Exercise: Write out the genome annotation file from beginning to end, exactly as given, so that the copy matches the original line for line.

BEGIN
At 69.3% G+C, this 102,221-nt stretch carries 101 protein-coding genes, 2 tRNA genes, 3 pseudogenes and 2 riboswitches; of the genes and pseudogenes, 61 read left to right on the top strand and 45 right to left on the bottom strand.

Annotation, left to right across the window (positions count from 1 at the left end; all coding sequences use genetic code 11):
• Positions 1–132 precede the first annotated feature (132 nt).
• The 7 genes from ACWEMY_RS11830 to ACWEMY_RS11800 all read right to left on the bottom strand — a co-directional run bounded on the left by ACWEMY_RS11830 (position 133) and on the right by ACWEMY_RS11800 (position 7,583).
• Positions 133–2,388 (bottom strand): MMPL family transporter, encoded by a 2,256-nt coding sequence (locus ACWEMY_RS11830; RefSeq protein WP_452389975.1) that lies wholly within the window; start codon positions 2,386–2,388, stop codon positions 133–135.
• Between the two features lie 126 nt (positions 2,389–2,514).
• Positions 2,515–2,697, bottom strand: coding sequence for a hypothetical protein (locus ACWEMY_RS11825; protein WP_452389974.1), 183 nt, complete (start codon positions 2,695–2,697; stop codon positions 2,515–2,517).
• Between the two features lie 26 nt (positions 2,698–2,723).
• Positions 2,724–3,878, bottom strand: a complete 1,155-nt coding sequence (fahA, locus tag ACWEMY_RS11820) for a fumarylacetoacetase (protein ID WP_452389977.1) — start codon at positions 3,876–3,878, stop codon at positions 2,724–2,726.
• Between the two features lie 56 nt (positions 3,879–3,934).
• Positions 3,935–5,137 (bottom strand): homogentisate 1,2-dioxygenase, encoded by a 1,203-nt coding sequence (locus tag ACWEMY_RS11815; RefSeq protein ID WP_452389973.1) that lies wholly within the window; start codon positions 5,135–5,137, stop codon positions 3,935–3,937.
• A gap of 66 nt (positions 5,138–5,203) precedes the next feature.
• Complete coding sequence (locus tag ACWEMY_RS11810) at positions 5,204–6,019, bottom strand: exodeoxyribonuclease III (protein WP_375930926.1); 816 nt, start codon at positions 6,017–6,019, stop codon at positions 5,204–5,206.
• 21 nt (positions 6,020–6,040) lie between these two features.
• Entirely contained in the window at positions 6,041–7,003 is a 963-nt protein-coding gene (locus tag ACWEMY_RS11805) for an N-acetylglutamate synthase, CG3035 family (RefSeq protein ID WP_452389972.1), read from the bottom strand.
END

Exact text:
At 69.3% G+C, this 102,221-nt stretch carries 101 protein-coding genes, 2 tRNA genes, 3 pseudogenes and 2 riboswitches; of the genes and pseudogenes, 61 read left to right on the top strand and 45 right to left on the bottom strand.

Annotation, left to right across the window (positions count from 1 at the left end; all coding sequences use genetic code 11):
• Positions 1–132 precede the first annotated feature (132 nt).
• The 7 genes from ACWEMY_RS11830 to ACWEMY_RS11800 all read right to left on the bottom strand — a co-directional run bounded on the left by ACWEMY_RS11830 (position 133) and on the right by ACWEMY_RS11800 (position 7,583).
• Positions 133–2,388 (bottom strand): MMPL family transporter, encoded by a 2,256-nt coding sequence (locus ACWEMY_RS11830; RefSeq protein WP_452389975.1) that lies wholly within the window; start codon positions 2,386–2,388, stop codon positions 133–135.
• Between the two features lie 126 nt (positions 2,389–2,514).
• Positions 2,515–2,697, bottom strand: coding sequence for a hypothetical protein (locus ACWEMY_RS11825; protein WP_452389974.1), 183 nt, complete (start codon positions 2,695–2,697; stop codon positions 2,515–2,517).
• Between the two features lie 26 nt (positions 2,698–2,723).
• Positions 2,724–3,878, bottom strand: a complete 1,155-nt coding sequence (fahA, locus tag ACWEMY_RS11820) for a fumarylacetoacetase (protein ID WP_452389977.1) — start codon at positions 3,876–3,878, stop codon at positions 2,724–2,726.
• Between the two features lie 56 nt (positions 3,879–3,934).
• Positions 3,935–5,137 (bottom strand): homogentisate 1,2-dioxygenase, encoded by a 1,203-nt coding sequence (locus tag ACWEMY_RS11815; RefSeq protein ID WP_452389973.1) that lies wholly within the window; start codon positions 5,135–5,137, stop codon positions 3,935–3,937.
• A gap of 66 nt (positions 5,138–5,203) precedes the next feature.
• Complete coding sequence (locus tag ACWEMY_RS11810) at positions 5,204–6,019, bottom strand: exodeoxyribonuclease III (protein WP_375930926.1); 816 nt, start codon at positions 6,017–6,019, stop codon at positions 5,204–5,206.
• 21 nt (positions 6,020–6,040) lie between these two features.
• Entirely contained in the window at positions 6,041–7,003 is a 963-nt protein-coding gene (locus tag ACWEMY_RS11805) for an N-acetylglutamate synthase, CG3035 family (RefSeq protein ID WP_452389972.1), read from the bottom strand.